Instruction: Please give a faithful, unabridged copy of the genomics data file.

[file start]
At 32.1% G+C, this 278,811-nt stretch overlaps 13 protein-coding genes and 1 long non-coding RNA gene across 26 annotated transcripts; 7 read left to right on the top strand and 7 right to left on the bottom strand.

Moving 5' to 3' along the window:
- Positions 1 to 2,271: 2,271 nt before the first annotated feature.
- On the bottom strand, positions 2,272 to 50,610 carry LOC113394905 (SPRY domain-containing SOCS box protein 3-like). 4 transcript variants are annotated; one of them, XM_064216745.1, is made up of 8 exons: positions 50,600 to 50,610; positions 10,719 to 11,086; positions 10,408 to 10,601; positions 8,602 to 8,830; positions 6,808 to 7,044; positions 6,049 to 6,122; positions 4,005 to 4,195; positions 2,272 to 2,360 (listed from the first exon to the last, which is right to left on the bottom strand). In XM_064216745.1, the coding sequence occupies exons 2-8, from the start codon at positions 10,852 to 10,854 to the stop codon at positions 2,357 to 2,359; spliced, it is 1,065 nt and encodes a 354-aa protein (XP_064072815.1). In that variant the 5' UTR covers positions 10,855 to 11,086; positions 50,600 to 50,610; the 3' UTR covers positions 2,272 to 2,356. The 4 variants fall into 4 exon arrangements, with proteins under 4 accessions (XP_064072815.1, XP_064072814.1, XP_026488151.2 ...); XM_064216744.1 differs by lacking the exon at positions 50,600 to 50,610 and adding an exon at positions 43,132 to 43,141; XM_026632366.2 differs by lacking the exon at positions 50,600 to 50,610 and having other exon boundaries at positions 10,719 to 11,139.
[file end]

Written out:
At 32.1% G+C, this 278,811-nt stretch overlaps 13 protein-coding genes and 1 long non-coding RNA gene across 26 annotated transcripts; 7 read left to right on the top strand and 7 right to left on the bottom strand.

Moving 5' to 3' along the window:
- Positions 1 to 2,271: 2,271 nt before the first annotated feature.
- On the bottom strand, positions 2,272 to 50,610 carry LOC113394905 (SPRY domain-containing SOCS box protein 3-like). 4 transcript variants are annotated; one of them, XM_064216745.1, is made up of 8 exons: positions 50,600 to 50,610; positions 10,719 to 11,086; positions 10,408 to 10,601; positions 8,602 to 8,830; positions 6,808 to 7,044; positions 6,049 to 6,122; positions 4,005 to 4,195; positions 2,272 to 2,360 (listed from the first exon to the last, which is right to left on the bottom strand). In XM_064216745.1, the coding sequence occupies exons 2-8, from the start codon at positions 10,852 to 10,854 to the stop codon at positions 2,357 to 2,359; spliced, it is 1,065 nt and encodes a 354-aa protein (XP_064072815.1). In that variant the 5' UTR covers positions 10,855 to 11,086; positions 50,600 to 50,610; the 3' UTR covers positions 2,272 to 2,356. The 4 variants fall into 4 exon arrangements, with proteins under 4 accessions (XP_064072815.1, XP_064072814.1, XP_026488151.2 ...); XM_064216744.1 differs by lacking the exon at positions 50,600 to 50,610 and adding an exon at positions 43,132 to 43,141; XM_026632366.2 differs by lacking the exon at positions 50,600 to 50,610 and having other exon boundaries at positions 10,719 to 11,139.